2.1 A Brief History of Water Rights
A water right is a legal authorization to take water from a water source. However, the terminology used for defining water rights varies significantly in all the jurisdictions in the MDB; they may be locally referred to as rights, licenses, permits, allocations or entitlements. Water rights are granted for specific users (e.g., irrigators), for specific purposes (e.g., stock and household consumption, environmental flows), for an individual (e.g., diversion licences), or for a group of users (e.g., bulk licenses). Australia inherited its water laws from English common law in the early days of colony. Landowners have an unrestricted right of access to the surface and groundwater for all ordinary and domestic purposes (Tan 2002). The common law property right in surface water is framed in terms of a right of access and use, not a right of ownership of the water resource. Over time, common law rights to access water have been progressively restricted or replaced by statute. As a legacy of Alfred Deakin's Victorian Irrigation Act of 1886, the right to own or to control and use water is vested in the Crown or State (Fisher 2000). The right to access and use water is granted to users, most of them have to be registered and licensed, and they should pay for this right. This is mainly because the states or the public (e.g., irrigation district) built and maintained the large
At the COAG meeting of 25 June 2004, the Commonwealth, the Australian Capital Territory, Queensland, New South Wales, Victoria, South Australia and the Northern Territory agreed to participate in an intergovernmental agreement on water allocation and management.
infrastructures (e.g., dams and channels) that enable the reliable supply of water resources. Gradually, water rights systems in Australia have been moving from a customary system to accommodate the common use rights (not necessarily transferable) of multiple parties toward nominally simpler systems that accord full (and transferable) ownership rights to individuals.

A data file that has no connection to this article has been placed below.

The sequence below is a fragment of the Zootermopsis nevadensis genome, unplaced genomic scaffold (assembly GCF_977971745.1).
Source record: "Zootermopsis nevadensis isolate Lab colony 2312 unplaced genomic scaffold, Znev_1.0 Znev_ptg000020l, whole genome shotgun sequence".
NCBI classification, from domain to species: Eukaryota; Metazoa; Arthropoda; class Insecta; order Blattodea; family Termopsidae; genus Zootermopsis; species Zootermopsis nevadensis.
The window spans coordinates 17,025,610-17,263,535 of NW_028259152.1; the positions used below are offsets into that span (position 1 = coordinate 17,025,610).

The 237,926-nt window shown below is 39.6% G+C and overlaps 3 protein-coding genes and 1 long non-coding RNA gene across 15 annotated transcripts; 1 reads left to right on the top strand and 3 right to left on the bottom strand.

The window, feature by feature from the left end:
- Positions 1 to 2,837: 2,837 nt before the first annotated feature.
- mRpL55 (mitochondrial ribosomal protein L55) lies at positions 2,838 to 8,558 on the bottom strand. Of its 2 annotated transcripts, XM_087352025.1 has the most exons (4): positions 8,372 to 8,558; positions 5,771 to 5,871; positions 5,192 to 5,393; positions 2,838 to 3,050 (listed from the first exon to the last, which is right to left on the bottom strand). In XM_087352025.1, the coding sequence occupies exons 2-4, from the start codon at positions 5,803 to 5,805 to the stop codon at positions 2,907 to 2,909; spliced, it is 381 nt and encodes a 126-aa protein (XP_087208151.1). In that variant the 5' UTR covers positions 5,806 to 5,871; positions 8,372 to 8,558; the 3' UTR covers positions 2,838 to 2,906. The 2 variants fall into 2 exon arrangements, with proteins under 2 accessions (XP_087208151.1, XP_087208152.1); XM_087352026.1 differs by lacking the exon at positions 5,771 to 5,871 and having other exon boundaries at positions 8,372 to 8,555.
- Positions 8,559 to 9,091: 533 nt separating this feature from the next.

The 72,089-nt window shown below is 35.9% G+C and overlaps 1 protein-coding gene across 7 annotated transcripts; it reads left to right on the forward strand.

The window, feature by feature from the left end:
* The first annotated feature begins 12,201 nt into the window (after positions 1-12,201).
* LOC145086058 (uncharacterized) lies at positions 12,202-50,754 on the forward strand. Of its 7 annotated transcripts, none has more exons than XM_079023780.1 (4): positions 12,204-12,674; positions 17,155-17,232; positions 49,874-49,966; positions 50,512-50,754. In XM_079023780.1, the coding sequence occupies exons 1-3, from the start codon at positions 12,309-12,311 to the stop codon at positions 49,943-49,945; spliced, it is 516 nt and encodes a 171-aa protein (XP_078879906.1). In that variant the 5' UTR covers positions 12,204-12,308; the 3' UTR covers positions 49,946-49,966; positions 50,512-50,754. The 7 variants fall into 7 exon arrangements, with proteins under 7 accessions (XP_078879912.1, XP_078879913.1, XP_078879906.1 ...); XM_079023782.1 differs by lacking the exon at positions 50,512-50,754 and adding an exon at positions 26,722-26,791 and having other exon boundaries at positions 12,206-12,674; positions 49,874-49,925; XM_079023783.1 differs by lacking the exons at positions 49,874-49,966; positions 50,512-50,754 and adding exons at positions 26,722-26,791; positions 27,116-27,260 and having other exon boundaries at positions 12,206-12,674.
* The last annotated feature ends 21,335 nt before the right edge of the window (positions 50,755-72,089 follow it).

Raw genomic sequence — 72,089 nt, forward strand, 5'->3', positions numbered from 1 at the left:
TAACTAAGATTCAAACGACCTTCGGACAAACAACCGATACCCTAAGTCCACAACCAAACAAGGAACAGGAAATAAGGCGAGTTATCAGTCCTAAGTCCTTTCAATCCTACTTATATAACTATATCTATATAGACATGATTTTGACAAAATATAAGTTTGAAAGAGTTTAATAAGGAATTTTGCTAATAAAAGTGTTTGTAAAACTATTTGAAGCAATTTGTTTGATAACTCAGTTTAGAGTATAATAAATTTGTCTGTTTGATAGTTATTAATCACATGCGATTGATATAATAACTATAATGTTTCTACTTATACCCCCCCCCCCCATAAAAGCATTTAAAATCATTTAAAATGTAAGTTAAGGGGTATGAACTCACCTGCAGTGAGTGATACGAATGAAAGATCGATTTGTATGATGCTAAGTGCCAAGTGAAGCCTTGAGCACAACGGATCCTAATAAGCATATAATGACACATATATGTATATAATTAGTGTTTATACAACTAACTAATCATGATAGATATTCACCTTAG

Originally, when water was relatively abundant, water licenses were defined to permit irrigation on the basis of an authorized land area, and generally free of extraction limits. These access entitlements to use water were permanently attached to land and thus could not be traded or freely exchanged. This prevented farmers from responding to new market opportunities, impeded productivity, and prevented water moving from low-value to high-value uses (e.g., from irrigated pasture to vineyards). In addition, the growth in the volume of access entitlements was not capped. The recognition of increasing scarcity in water resource has led to changes in irrigation license conditions by putting a cap 4 on the exploitation of water by existing users. The cap did not solve the problem of new demands for water, of which the answer lies in setting embargoes on issuing new irrigation licenses. As the cap on the volume of water extracted for consumptive use being put in place and no new licences being issued, new development can only take place by reallocating water from existing entitlement holders to new water users.
Water supply in the MDB has been complex because it embraces many different types of water use, consumption and delivery. These factors have been compounded by highly episodic climatic variability and a general mismatch between seasonal water availability and demand. The need to allocate, manage and use water, in a way that balances consumptive and non-consumptive requirements, has only been recognized since the late 1980s. Water scarcity is the bottleneck restricting economic growth when existing supplies are institutionally tied to historical uses, with little possibility of reallocation (where institutions have been slow to adapt to changing water supply and demand conditions). Such conditions preclude the development of active water markets.
In general, water scarcity originates more from use inefficiency and poor management than from the physical constraints of its supply (Young & McColl 2003). The paradigmatic shift from water development to water allocation requires a radical reorientation of water institutions. Institutional change is not a one-time event but rather a continuum that moves in line with changing resource realities, socio-economic needs, and political power structure. On contrast to the development era, characterized by a bureaucratic and closed-loop decision structure where political and engineering considerations predominate, the allocation era demands an open and participatory decision process where economic issues take priority and a premium is set for consensual procedures and outcomes (Saleth & Dinar 2004).
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